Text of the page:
Not many Jamaicans can boast about feeding the Obamas. Being invited by then Senator Hillary Rodham Clinton to cater a private dinner at her residence. And cooking for Brandy, Dionne Warwick and Dru Hill. May Pen-born chef Wenford Patrick Simpson (who's affectionately called Chef Patrick) can claim all these milestones, in addition to being the host of a new Food Network cooking show.
“ Food Network reached out to me; I even saved the e-mail! I was just wowed,” said Simpson, speaking with Thursday Food during the drive home from one of his establishments — the Highline Ballroom in Manhattan's hip Chelsea neighbourhood. The show, which for contractual reasons he can't get too detailed about, is currently filming and will air early in the new year. “Imagine turning on your TV and seeing a Jamaican chef preparing our food and hearing our music and language? Imagine seeing bammy, ackee and festival on the Food Network? That's a big deal!” Simpson is elated and we can't blame him.
From very humble beginnings in Clarendon, battling acute depression (which led to two suicide attempts) and an early culinary career that alternated with other jobs, Simpson has beaten the odds and made himself into a stand-up figure on the New York culinary scene. He wants his success to impact the lives of others; as a result, he's opening a culinary school in Ocho Rios. The idea for the institute came to him during one of his many mentoring trips to Jamaica.
“I met a guy selling tea from a pushcart late at night. Speaking with him, he said that he wishes that he had a trade,” said Simpson. “I told him that I was a chef in America and he said he would love to be a chef, only if he could learn how to cook.” Reaching out to contacts here and abroad, Simpson started to raise the funds needed to build the cooking school. The Simpson Culinary Institute will begin accepting applications in September and operate as a not-for-profit. The school will allow youth from vulnerable communities to earn a skill and get mentoring and career placement.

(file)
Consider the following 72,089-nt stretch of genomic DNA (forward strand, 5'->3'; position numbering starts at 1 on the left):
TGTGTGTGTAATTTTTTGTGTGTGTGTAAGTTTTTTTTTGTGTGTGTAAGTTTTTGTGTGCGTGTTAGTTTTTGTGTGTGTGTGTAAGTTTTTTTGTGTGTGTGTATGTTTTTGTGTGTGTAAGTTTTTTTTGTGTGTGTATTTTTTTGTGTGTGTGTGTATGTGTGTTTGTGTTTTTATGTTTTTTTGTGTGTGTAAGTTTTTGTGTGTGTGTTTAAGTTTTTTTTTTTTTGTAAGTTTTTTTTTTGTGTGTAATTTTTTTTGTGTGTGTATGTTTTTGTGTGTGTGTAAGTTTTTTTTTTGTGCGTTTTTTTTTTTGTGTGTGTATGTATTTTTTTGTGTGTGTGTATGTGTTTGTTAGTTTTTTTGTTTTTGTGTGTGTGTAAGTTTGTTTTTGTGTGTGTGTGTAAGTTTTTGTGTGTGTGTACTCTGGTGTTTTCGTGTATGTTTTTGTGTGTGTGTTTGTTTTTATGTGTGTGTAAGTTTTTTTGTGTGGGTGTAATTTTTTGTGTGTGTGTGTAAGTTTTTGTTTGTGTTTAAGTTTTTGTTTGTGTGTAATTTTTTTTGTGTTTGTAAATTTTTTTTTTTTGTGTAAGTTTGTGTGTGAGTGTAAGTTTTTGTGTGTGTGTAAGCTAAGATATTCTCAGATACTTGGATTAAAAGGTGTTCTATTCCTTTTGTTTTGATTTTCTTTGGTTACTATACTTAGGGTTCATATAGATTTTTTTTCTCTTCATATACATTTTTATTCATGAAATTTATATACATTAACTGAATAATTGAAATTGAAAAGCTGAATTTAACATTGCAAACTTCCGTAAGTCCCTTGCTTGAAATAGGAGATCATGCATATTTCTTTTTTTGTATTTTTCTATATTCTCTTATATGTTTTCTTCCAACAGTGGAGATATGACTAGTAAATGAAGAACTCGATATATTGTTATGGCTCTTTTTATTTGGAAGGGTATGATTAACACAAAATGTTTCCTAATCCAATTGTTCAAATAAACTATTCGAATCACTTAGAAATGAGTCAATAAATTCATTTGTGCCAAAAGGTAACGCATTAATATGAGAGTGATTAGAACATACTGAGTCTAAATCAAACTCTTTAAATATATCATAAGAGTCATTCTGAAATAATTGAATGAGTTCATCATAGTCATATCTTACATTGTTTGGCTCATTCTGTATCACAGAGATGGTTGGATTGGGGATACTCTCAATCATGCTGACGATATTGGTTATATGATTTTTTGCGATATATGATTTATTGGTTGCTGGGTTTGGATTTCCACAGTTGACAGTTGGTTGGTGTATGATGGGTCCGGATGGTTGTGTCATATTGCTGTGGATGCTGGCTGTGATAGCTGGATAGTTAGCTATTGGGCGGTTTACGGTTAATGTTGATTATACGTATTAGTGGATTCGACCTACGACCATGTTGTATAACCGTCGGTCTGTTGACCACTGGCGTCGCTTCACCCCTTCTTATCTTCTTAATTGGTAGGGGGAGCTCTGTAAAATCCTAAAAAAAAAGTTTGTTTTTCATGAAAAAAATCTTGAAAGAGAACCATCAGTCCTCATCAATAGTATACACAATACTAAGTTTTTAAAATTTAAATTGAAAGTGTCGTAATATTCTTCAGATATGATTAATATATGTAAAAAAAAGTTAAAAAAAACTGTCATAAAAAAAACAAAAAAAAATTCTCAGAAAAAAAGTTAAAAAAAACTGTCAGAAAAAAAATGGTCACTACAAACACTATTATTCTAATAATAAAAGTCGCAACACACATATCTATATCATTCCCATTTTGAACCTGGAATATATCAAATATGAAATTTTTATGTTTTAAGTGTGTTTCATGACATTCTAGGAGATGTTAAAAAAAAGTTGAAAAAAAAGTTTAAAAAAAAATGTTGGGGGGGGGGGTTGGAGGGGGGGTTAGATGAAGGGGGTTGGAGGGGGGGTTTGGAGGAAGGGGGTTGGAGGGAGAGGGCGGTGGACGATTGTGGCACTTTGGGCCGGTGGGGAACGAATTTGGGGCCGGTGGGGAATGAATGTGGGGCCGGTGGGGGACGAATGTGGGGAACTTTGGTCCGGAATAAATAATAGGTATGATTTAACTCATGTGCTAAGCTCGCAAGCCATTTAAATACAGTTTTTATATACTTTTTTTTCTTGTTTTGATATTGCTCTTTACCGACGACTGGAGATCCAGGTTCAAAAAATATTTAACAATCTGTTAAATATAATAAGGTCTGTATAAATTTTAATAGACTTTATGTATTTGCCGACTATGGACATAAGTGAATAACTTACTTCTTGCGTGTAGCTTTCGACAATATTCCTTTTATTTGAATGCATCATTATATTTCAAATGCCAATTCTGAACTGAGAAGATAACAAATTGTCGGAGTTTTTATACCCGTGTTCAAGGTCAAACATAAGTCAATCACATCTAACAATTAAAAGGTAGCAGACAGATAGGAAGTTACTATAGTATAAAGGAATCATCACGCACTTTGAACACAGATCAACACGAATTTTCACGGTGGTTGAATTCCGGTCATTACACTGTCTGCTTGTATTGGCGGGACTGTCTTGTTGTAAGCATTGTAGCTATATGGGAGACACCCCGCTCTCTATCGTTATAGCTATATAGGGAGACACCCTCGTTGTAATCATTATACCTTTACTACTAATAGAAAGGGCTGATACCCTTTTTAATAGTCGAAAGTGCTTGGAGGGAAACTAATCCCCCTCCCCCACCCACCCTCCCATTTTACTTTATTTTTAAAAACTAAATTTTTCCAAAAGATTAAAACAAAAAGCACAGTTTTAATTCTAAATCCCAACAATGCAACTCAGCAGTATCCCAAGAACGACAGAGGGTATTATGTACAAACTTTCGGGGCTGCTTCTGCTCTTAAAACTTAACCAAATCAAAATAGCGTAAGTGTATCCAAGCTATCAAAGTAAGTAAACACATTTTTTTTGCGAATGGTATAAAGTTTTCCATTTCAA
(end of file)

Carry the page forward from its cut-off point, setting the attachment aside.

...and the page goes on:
When he isn't hosting cooking segments on morning television shows or doing cooking demonstrations at Bloomingdale's, Chef Simpson manages the day-to-day running of three NYC kitchens — the Highline Ballroom, Sony Hall and Blue Note. The BB King Blues Club in Times Square, which he was also in charge of, closed on April 29 due to an astronomical rise in rent. The owners are in the process of finding a new location for the legendary venue.
In addition to these NYC venues, Simpson oversees the menu planning for a restaurant consortium that has locations in Beijing, Dubai, Hawaii, DC and Barbados. He's a busy chef, a dedicated father to his 13-year-old daughter and loving partner to his girlfriend.
Jamaica is a strong brand. The trademark black, green and gold is recognised the world over. Jamaicans have taken our heritage and made a mark on some of the world's most visible institutions — the United Nations, Hollywood, the Olympics, Broadway and the Man Booker Prize, to name a few. And, thanks to Chef Wenford P Simpson, come 2019, we can turn on a major cable television station and see breadfruit being fried, fish being brown-stewed and hear patois, to boot.
Simpson is not the first Jamaican to appear on the Food Network. The late culinary doyenne Norma Shirley appeared on the Network as well as former Round Hill Hotel & Villas and Rockhouse chef, 2016 Chopped Champion Andre Fowles; Jasmine Stewart eliminated 19 other contestants to walk away with $100,000 and the 2017 MasterChef Junior trophy; and between 2001 and 2002, celebrity chef Cheryl Smith hosted Melting Pot that has a cast comprising of Michael Symon, Padma Lakshmi, Cat Cora, Rocco DiSpirito and Wayne Harley Brachman. The US has always embraced a Caribbean experience and in Simpson's view, “non-Caribbean Americans love Jamaican food but tend to be unfamiliar with the ingredients”.
From an internship at Club Caribbean to 12 years cooking on cruise ships, to overseeing restaurants and concert venues in the US, Asia and the Caribbean, Chef Simpson has come a far way. All these roads will lead to him becoming a certified Food Network star.
The original article can be found here: http://www.jamaicaobserver.com/thursday-life-food/foodie-news-foodie-news-foodie-news-jamaican-chef-to-host-food-network-show_137530?profile=1271